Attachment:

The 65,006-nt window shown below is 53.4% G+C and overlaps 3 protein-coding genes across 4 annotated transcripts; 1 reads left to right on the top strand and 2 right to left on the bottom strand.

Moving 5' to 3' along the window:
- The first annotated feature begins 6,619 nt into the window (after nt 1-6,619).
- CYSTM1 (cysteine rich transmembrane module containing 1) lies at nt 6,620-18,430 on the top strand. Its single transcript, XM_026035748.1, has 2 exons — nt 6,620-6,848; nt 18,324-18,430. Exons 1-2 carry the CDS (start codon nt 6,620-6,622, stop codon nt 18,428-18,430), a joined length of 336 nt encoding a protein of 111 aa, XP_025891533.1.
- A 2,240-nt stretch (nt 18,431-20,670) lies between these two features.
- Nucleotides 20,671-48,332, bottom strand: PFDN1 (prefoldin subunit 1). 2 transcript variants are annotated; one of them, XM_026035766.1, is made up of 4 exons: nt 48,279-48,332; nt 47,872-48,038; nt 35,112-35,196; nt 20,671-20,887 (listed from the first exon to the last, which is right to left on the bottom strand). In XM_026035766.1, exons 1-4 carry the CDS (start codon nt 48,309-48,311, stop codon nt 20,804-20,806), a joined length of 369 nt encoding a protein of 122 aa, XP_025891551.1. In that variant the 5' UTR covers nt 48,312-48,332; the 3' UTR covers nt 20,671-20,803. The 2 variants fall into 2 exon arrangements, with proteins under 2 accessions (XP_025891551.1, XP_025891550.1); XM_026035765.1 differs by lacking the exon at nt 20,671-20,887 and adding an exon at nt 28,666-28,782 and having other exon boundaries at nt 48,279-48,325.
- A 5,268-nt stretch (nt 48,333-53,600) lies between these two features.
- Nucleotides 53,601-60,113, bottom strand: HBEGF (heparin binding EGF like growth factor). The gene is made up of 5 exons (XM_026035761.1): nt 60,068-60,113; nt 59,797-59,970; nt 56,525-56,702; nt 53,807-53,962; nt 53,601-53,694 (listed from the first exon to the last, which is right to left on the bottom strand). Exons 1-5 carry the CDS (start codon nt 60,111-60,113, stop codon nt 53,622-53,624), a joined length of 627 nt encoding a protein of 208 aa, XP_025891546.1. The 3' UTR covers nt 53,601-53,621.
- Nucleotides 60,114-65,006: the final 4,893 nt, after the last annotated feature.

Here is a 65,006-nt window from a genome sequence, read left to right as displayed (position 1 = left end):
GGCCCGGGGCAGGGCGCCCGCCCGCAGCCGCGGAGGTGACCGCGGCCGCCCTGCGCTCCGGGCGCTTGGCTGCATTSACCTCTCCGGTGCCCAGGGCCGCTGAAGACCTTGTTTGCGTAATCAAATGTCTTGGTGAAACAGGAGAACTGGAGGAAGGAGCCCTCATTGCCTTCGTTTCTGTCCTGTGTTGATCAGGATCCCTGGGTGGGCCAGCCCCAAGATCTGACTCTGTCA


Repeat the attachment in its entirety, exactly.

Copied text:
The 65,006-nt window shown below is 53.4% G+C and overlaps 3 protein-coding genes across 4 annotated transcripts; 1 reads left to right on the top strand and 2 right to left on the bottom strand.

Moving 5' to 3' along the window:
- The first annotated feature begins 6,619 nt into the window (after nt 1-6,619).
- CYSTM1 (cysteine rich transmembrane module containing 1) lies at nt 6,620-18,430 on the top strand. Its single transcript, XM_026035748.1, has 2 exons — nt 6,620-6,848; nt 18,324-18,430. Exons 1-2 carry the CDS (start codon nt 6,620-6,622, stop codon nt 18,428-18,430), a joined length of 336 nt encoding a protein of 111 aa, XP_025891533.1.
- A 2,240-nt stretch (nt 18,431-20,670) lies between these two features.
- Nucleotides 20,671-48,332, bottom strand: PFDN1 (prefoldin subunit 1). 2 transcript variants are annotated; one of them, XM_026035766.1, is made up of 4 exons: nt 48,279-48,332; nt 47,872-48,038; nt 35,112-35,196; nt 20,671-20,887 (listed from the first exon to the last, which is right to left on the bottom strand). In XM_026035766.1, exons 1-4 carry the CDS (start codon nt 48,309-48,311, stop codon nt 20,804-20,806), a joined length of 369 nt encoding a protein of 122 aa, XP_025891551.1. In that variant the 5' UTR covers nt 48,312-48,332; the 3' UTR covers nt 20,671-20,803. The 2 variants fall into 2 exon arrangements, with proteins under 2 accessions (XP_025891551.1, XP_025891550.1); XM_026035765.1 differs by lacking the exon at nt 20,671-20,887 and adding an exon at nt 28,666-28,782 and having other exon boundaries at nt 48,279-48,325.
- A 5,268-nt stretch (nt 48,333-53,600) lies between these two features.
- Nucleotides 53,601-60,113, bottom strand: HBEGF (heparin binding EGF like growth factor). The gene is made up of 5 exons (XM_026035761.1): nt 60,068-60,113; nt 59,797-59,970; nt 56,525-56,702; nt 53,807-53,962; nt 53,601-53,694 (listed from the first exon to the last, which is right to left on the bottom strand). Exons 1-5 carry the CDS (start codon nt 60,111-60,113, stop codon nt 53,622-53,624), a joined length of 627 nt encoding a protein of 208 aa, XP_025891546.1. The 3' UTR covers nt 53,601-53,621.
- Nucleotides 60,114-65,006: the final 4,893 nt, after the last annotated feature.

Here is a 65,006-nt window from a genome sequence, read left to right as displayed (position 1 = left end):
GGCCCGGGGCAGGGCGCCCGCCCGCAGCCGCGGAGGTGACCGCGGCCGCCCTGCGCTCCGGGCGCTTGGCTGCATTSACCTCTCCGGTGCCCAGGGCCGCTGAAGACCTTGTTTGCGTAATCAAATGTCTTGGTGAAACAGGAGAACTGGAGGAAGGAGCCCTCATTGCCTTCGTTTCTGTCCTGTGTTGATCAGGATCCCTGGGTGGGCCAGCCCCAAGATCTGACTCTGTCA